My favourite part of summer is the arrival of the Scottish berry season and here at The Newport we are coming to the end of a glorious season of amazing farmed and cultivated berries as well as foraged wild fruits for the kitchen.
Throughout Scotland the berry trail is growing rapidly. I enjoyed stopping in at various farms and picking the best of what on offer at that very time wherever we happened to be.
It was refreshing to see the farms in full swing and bustling as families made the most of the pickings. When we go foraging with the kitchen we are always on the lookout for wild blueberries, brambles and raspberries. I always tend to find the foraged berries have more of a savoury flavour which lets us play with different combinations such as venison and wild blackberry and using grouse with the wild blueberries.
To prolong the local berries, we pickled and preserved what we could to complement our autumnal and winter dishes. My favourite is salted blackcurrants, which are stored in a 1% salt brine and served with our confit duck French toast on our Sunday brunch menu.
The cultivated berries tend to be a lot sweeter and are always on our desserts. Currently we have a raspberry and woodruff ice cream sandwich, woodruff being a wild herb that grows not far from raspberries, forming a lovely natural combination of flavours.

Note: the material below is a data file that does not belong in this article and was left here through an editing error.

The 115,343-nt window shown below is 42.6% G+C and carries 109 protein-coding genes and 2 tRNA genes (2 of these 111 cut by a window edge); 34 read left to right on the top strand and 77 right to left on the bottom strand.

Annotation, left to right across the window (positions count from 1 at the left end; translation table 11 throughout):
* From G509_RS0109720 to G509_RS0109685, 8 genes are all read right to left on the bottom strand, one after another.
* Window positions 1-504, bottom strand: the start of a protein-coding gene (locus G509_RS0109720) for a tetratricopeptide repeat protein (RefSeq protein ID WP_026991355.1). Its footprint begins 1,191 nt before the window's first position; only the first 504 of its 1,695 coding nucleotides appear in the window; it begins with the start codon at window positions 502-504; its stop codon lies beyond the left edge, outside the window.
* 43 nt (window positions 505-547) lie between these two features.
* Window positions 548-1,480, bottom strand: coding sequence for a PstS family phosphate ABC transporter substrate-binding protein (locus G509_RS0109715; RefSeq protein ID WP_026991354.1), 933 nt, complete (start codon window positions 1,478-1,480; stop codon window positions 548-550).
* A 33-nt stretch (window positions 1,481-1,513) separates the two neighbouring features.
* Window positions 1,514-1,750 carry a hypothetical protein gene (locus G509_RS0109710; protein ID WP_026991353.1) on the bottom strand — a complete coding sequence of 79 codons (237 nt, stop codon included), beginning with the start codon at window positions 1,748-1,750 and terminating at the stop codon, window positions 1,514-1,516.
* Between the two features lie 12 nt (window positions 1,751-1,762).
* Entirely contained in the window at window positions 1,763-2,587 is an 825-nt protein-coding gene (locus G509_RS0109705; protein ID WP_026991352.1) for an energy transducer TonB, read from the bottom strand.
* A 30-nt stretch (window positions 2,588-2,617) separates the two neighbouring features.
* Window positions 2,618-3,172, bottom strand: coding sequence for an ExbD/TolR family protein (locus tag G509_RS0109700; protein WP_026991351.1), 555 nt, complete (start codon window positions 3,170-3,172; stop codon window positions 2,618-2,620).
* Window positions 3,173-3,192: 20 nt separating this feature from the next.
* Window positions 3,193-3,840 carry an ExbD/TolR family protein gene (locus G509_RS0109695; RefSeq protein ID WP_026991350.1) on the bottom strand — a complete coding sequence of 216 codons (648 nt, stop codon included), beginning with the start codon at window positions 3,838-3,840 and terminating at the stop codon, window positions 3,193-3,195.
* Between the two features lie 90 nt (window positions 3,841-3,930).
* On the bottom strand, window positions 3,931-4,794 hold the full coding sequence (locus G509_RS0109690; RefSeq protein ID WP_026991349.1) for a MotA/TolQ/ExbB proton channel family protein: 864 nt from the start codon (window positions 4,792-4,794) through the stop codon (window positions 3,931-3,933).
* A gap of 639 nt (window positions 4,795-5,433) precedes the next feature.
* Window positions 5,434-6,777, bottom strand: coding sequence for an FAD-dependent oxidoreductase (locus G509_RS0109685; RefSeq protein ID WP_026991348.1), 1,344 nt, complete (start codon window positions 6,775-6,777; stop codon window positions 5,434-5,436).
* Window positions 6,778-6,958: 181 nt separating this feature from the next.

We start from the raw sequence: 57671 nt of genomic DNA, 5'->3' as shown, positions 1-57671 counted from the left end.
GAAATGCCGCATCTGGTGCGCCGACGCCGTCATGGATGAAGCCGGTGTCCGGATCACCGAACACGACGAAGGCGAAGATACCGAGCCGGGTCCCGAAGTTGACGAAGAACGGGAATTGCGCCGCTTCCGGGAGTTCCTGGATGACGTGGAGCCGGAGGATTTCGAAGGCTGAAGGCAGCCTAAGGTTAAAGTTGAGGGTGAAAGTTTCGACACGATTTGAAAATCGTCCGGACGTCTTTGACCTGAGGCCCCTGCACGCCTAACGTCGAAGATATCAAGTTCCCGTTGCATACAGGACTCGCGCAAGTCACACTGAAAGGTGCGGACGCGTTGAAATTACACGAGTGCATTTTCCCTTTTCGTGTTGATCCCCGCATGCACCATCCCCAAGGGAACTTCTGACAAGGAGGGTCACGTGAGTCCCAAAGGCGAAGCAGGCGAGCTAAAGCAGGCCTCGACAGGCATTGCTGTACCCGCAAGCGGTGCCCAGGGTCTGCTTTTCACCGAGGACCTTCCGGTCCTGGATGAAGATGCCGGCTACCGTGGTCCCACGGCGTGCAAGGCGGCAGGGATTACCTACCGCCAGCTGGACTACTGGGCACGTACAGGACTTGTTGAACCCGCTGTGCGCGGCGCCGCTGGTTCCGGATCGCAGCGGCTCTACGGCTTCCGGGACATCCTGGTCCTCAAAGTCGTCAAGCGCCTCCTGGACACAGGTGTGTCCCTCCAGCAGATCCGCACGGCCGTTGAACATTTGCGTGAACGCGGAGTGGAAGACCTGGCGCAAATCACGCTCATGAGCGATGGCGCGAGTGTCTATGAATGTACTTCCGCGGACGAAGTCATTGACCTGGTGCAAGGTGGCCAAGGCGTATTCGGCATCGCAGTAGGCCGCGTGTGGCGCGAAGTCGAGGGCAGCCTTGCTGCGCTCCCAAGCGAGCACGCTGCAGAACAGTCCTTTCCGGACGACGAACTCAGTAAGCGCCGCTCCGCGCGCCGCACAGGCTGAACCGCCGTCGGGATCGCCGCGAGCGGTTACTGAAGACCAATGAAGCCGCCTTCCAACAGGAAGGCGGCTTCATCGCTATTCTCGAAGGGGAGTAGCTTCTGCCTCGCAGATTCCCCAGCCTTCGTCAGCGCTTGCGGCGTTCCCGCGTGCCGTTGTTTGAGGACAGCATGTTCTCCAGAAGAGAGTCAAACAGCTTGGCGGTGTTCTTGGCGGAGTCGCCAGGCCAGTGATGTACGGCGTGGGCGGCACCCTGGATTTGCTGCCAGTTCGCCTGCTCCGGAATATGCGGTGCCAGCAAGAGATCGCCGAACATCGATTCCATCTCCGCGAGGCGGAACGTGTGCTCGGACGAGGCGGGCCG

We have used all kinds of berries throughout the summer months in our soufflé bases which are always a sell-out.
To make my autumn apple and blackberry crumble, mix together 100g butter, 100g sugar, 150g plain flour and 1 tsp of cinnamon to make crumb.
Peel and dice six Granny Smith apples, mix in 200g of blackberries, 1 tbs sugar and place in a casserole dish. Cover with crumble mixture and bake in the pre-heated oven at 160 degrees for 20 minutes. Serve with custard or cream – delicious!
If you have a glut of berries in your freezer you can make a mixed berry jam. Simply take 500g of berries, add equal quantity sugar and berries with a teaspoon of pectin and bring to the boil to 105 degrees using a jam thermometer. Allow to cool and store for up to a month.